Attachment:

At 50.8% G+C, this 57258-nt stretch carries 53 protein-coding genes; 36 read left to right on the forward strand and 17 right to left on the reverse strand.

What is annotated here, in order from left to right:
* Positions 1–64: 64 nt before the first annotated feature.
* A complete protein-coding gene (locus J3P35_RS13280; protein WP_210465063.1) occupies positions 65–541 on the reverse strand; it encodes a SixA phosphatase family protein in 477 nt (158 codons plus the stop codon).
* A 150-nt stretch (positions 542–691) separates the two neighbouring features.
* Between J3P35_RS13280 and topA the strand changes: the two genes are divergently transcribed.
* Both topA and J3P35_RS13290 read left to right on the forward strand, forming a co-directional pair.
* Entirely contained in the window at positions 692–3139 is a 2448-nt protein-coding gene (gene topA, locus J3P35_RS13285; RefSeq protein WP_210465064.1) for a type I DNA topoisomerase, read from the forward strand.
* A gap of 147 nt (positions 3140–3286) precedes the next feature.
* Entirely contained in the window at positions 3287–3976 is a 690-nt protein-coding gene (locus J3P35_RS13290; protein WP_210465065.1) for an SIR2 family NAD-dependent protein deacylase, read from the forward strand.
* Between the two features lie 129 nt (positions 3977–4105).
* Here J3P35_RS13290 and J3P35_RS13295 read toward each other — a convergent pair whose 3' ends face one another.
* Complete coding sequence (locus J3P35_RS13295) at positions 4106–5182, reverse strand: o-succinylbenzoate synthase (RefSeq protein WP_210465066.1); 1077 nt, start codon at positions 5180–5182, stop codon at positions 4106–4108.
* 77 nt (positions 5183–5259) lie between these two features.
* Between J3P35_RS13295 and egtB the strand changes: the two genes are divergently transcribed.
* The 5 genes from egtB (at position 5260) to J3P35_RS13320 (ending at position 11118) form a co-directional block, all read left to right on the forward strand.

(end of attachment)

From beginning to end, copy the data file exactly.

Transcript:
At 50.8% G+C, this 57258-nt stretch carries 53 protein-coding genes; 36 read left to right on the forward strand and 17 right to left on the reverse strand.

What is annotated here, in order from left to right:
* Positions 1–64: 64 nt before the first annotated feature.
* A complete protein-coding gene (locus J3P35_RS13280; protein WP_210465063.1) occupies positions 65–541 on the reverse strand; it encodes a SixA phosphatase family protein in 477 nt (158 codons plus the stop codon).
* A 150-nt stretch (positions 542–691) separates the two neighbouring features.
* Between J3P35_RS13280 and topA the strand changes: the two genes are divergently transcribed.
* Both topA and J3P35_RS13290 read left to right on the forward strand, forming a co-directional pair.
* Entirely contained in the window at positions 692–3139 is a 2448-nt protein-coding gene (gene topA, locus J3P35_RS13285; RefSeq protein WP_210465064.1) for a type I DNA topoisomerase, read from the forward strand.
* A gap of 147 nt (positions 3140–3286) precedes the next feature.
* Entirely contained in the window at positions 3287–3976 is a 690-nt protein-coding gene (locus J3P35_RS13290; protein WP_210465065.1) for an SIR2 family NAD-dependent protein deacylase, read from the forward strand.
* Between the two features lie 129 nt (positions 3977–4105).
* Here J3P35_RS13290 and J3P35_RS13295 read toward each other — a convergent pair whose 3' ends face one another.
* Complete coding sequence (locus J3P35_RS13295) at positions 4106–5182, reverse strand: o-succinylbenzoate synthase (RefSeq protein WP_210465066.1); 1077 nt, start codon at positions 5180–5182, stop codon at positions 4106–4108.
* 77 nt (positions 5183–5259) lie between these two features.
* Between J3P35_RS13295 and egtB the strand changes: the two genes are divergently transcribed.
* The 5 genes from egtB (at position 5260) to J3P35_RS13320 (ending at position 11118) form a co-directional block, all read left to right on the forward strand.